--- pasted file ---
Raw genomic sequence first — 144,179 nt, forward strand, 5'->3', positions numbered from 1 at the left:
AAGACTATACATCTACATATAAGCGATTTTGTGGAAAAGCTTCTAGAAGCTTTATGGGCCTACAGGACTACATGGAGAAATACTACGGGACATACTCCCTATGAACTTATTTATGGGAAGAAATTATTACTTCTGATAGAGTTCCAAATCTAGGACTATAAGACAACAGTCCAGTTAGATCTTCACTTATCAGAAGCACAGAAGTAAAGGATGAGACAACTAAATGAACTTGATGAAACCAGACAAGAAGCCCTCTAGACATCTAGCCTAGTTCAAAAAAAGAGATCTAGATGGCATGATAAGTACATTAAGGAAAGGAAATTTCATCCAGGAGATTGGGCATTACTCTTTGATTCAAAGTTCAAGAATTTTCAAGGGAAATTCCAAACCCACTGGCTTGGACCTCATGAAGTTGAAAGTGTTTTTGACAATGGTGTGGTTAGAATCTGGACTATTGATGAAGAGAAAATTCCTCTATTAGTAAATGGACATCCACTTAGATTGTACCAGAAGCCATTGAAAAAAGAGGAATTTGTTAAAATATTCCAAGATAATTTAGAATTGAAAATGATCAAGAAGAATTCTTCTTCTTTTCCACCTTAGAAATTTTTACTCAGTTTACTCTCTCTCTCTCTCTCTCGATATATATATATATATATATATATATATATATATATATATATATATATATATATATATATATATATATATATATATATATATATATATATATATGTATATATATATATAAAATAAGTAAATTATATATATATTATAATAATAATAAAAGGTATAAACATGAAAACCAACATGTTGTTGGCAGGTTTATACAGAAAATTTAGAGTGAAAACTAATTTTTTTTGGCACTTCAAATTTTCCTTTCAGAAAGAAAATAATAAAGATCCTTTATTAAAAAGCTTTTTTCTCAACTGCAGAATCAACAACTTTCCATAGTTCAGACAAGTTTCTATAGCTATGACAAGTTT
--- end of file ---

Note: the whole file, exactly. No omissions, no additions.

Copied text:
Raw genomic sequence first — 144,179 nt, forward strand, 5'->3', positions numbered from 1 at the left:
AAGACTATACATCTACATATAAGCGATTTTGTGGAAAAGCTTCTAGAAGCTTTATGGGCCTACAGGACTACATGGAGAAATACTACGGGACATACTCCCTATGAACTTATTTATGGGAAGAAATTATTACTTCTGATAGAGTTCCAAATCTAGGACTATAAGACAACAGTCCAGTTAGATCTTCACTTATCAGAAGCACAGAAGTAAAGGATGAGACAACTAAATGAACTTGATGAAACCAGACAAGAAGCCCTCTAGACATCTAGCCTAGTTCAAAAAAAGAGATCTAGATGGCATGATAAGTACATTAAGGAAAGGAAATTTCATCCAGGAGATTGGGCATTACTCTTTGATTCAAAGTTCAAGAATTTTCAAGGGAAATTCCAAACCCACTGGCTTGGACCTCATGAAGTTGAAAGTGTTTTTGACAATGGTGTGGTTAGAATCTGGACTATTGATGAAGAGAAAATTCCTCTATTAGTAAATGGACATCCACTTAGATTGTACCAGAAGCCATTGAAAAAAGAGGAATTTGTTAAAATATTCCAAGATAATTTAGAATTGAAAATGATCAAGAAGAATTCTTCTTCTTTTCCACCTTAGAAATTTTTACTCAGTTTACTCTCTCTCTCTCTCTCTCGATATATATATATATATATATATATATATATATATATATATATATATATATATATATATATATATATATATATATATATATATATATATATATATGTATATATATATATAAAATAAGTAAATTATATATATATTATAATAATAATAAAAGGTATAAACATGAAAACCAACATGTTGTTGGCAGGTTTATACAGAAAATTTAGAGTGAAAACTAATTTTTTTTGGCACTTCAAATTTTCCTTTCAGAAAGAAAATAATAAAGATCCTTTATTAAAAAGCTTTTTTCTCAACTGCAGAATCAACAACTTTCCATAGTTCAGACAAGTTTCTATAGCTATGACAAGTTT